the genius of the people who speak them. It is perhaps this humour of speaking It is certain, the light talkative humour no more than we needs must, which has of the French has not a little infected fom ferably curtailed some of our words, their tongue, which might be shewn by that in familiar writings and convería- many instances; as the genius of the tions they often lose all but their first Italians, which is so inucb addicted to

munc

1

, music and ceremony, has moulded all and the blunt honeft humour of the Ger. their-words and phrases to those parti mans founds better in the roughness of cular uses. The stateliness and gravity the High Dutch, than it would in a poof the Spaniards Shews itself to perfec- liter tongue. tion in the folennity of their language,

с

No CXXXVI. MONDAY, AUGUST 6.

-PAR THIS MENDACIOR

Hor. Ep. r. L. 2. v. 112.

A GREATER LIAR PARTHIA NEVER BRED.

this strange fellow, I thall print world. He never made any impertithe following letter.

nent shew of his valour, and then be

had an excellent genius for the world in MR, SPECTATOR,

every other kind. I had letters from I

Shall without any manner of preface him, here I felt in my pockets, that ex

or apology acquaint you, that I am, actly spoke the Czar's character, which and ever have been from my youth up I knew perfectly well; and I could not ward, one of the greatest liars this island forbear concluding, that I lay with his has produced. I have read all the mo- Imperial Majelty twice or thrice a week ralifts upon the subject, but could never all the while he lodged at Deptford, find any effect their discouvses had upon What is worse than all this, it is iinme, but to add to my misfortune by possible to speak to me, but you give me new thoughts and ideas, and making fome occasion of coming out with one me more ready in my language, and lye or other, that lias neither wit, hucapable of sometimes mixing seeming mour, prospect or interest, or any other truths with my improbabilities. With motive that I can think of in nature. this strong passion towards fallhood in The other day, when one was com. this kind, there does not live an ho. mending an eminent and learned divine, nester man or a sincerer friend; but my what occasion in the world had I to say imagination runs away with me, and Methinks he would look more vewhatever is started, I have such a scene • nerable if he were not so fair a man?" of adventures appears in an instant be. I remember the company smiled. I fore me, that I cannot help uttering have teen the gentleman tince, and he is them, though, to my iinmediate con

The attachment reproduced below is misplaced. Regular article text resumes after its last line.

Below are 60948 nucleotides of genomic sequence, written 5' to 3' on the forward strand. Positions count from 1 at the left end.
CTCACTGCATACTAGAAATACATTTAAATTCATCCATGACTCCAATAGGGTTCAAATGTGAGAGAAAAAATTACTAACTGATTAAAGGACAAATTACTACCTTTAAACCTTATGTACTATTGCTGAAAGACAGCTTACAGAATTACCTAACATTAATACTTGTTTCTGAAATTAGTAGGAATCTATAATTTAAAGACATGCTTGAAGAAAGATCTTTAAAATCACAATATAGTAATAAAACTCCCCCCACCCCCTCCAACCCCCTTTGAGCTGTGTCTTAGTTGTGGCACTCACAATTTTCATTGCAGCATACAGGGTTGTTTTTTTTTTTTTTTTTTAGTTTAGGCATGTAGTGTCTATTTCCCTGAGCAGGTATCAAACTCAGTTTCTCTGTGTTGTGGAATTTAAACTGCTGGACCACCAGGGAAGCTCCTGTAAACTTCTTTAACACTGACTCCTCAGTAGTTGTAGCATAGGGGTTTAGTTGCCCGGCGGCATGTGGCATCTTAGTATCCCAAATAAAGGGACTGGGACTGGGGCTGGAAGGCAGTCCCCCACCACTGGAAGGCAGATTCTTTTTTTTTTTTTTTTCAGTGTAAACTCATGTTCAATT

coal-black. I have intimations every fusion, I cannot but know I am liable day in my life that nobody believes nie, to be detected by the firit man I meet. yet I am never the better. I was saya

Upon occalion of the mention of the ing something the other day to an old battle of Pultowa, I could not forbear friend at Will's coffee-house, and he giving an account of a kintinan of mine, made no manner of antwer; but told me, a young merchant who was bred at Mur- that an acquaintance of Tully the oracow, that had too much mettle to at. tor having two or three times together tend books of entries and accounts, said to him, without receiving any anwhen there was so active a scene in the swer, that upon his honour he was but country

where he resided, and followed that very month forty years of age; the Czar as a volunteer: this warm Tully answered — Surely you think youth, born at the instant the thing was me the most incredulous man in the spoke of, was the man who unhorsed ( world, if I do not believe what you the Swedish general, he was the occa • have told me every day these ten years.' fion that the Muscovites kept their fire The mischief of it is, I find myself won. in so soldier-like a manner, and brought derfully inclined to have been present up those troops which were covered from at every occurrence that is spoken of be. the enemy at the beginning of the day; fore me; this has led me into many inbesides this, he had at last the good for conveniencies, but indeed they have been tune to be the man who took Count the fewer, because I am no ill-natured Piper. With all this fire i knew my man, and never speak things to any

man's